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As the North Sea reserves of gas dwindle and Europe worries about its dependence on Russian energy, alternatives sources of easily accessible energy are becoming increasingly attractive. If regional geopolitics and unrest do not get in the way, the Eastern Mediterranean could hold the key to Europe’s energy worries.
The region has an estimated 122 trillion cubic feet of undiscovered but technically recoverable natural gas. The region’s proximity to major gas markets makes it an ideal source to meet Europe and the Middle East’s energy needs. However, with regional tensions already growing over this lucrative prize, the prospect of energy transforming the economies of the Levant is by no means assured.
Fields of (black) Gold
When gas started flowing from Egypt’s Zohr field in late 2017, it put the Eastern Mediterranean on the map in terms of global gas production. The start of production looks likely to transform Egypt from an energy importer to an exporter. Unlike other countries in the region, Egypt’s significant domestic market has made attracting foreign investment much easier. Selling hydrocarbons at home bears far less risk than maintaining the regional relations necessary to find markets and ensure the transport of gas.
While Zohr is the biggest discovery thus far in the Eastern Mediterranean, other countries have also been hoping to strike gold. Yet although Egypt has led the way in discoveries, it also bears lessons for other would-be energy barons. Cairo previously exported gas to Jordan and Israel, but the political upheaval following 2011 crippled the country’s exports and scared away key investors. In 2014, Egypt abandoned gas exports as it struggled to meet domestic demand. It was not the energy reserves that determined the health of Egypt’s sector but a myriad of political mishaps.
Excitement has gripped the Lebanese government too with the expectation of oil discoveries off the coast. Solid data will only follow further drilling, but estimates put Lebanon’s potential reserves at 25 trillion cubic feet of gas under its waters, hardly a record-breaking quantity but a game-changing amount for the small Arab nation.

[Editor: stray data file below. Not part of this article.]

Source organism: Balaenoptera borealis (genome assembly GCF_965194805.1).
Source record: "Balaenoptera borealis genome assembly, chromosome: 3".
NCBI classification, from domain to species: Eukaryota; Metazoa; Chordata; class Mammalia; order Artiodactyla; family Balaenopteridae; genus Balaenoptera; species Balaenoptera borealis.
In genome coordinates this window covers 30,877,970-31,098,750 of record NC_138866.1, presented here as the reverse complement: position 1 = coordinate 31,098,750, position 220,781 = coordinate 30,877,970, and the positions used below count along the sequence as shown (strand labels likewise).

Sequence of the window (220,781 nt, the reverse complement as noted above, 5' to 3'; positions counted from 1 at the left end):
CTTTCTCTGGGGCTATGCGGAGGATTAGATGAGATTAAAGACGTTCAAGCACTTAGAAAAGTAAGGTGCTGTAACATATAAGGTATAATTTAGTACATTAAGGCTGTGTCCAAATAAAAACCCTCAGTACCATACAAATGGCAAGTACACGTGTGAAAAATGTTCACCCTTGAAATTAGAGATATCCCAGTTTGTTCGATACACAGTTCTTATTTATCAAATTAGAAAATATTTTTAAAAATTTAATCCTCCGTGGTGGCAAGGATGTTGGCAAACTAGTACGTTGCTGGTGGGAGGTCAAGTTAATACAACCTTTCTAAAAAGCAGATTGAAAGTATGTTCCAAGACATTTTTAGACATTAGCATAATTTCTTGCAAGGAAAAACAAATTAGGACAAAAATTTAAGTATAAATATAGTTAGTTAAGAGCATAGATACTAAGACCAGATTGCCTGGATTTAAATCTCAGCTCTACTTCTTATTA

Beirut signed its first two contracts for oilfields earlier this year, but geopolitics has already stymied hopes of an easy buck for Beirut. One of the contracts covers the long-contested southern maritime border, a dispute that has only grown tenser since the discovery of hydrocarbons. Situated in territory not far from the largest discoveries in the Eastern Mediterranean, every square kilometre of sea bed is valuable, and while Lebanese drilling will not initially approach the disputed borderline, flareups are almost inevitable.
The discoveries have also gone hand in hand with concerns over the potential for corruption, with some civil society organizations calling loudly for increased transparency in this new sector. Considering the country’s lamentable corruption rating, these concerns seem well founded. Compounded by Lebanon’s leadership gridlock for much of the past decade, including two without a president, the prospects of speedy and nationally beneficial exploitation of Lebanon’s hydrocarbons seems unlikely.
The Gordian Knot
Turkey is something of an energy lynchpin in the Mediterranean, but in recent years Ankara has become a hub of energy conflict.
Turkey has challenged Cyprus’ exploration and proposed exploitation of gas fields as an infringement on the rights of the Ankara-recognized, Turkish-speaking part of Cyprus. In February 2018, Egypt warned Ankara against violatinging the Egyptian agreement with Cyprus over drilling rights.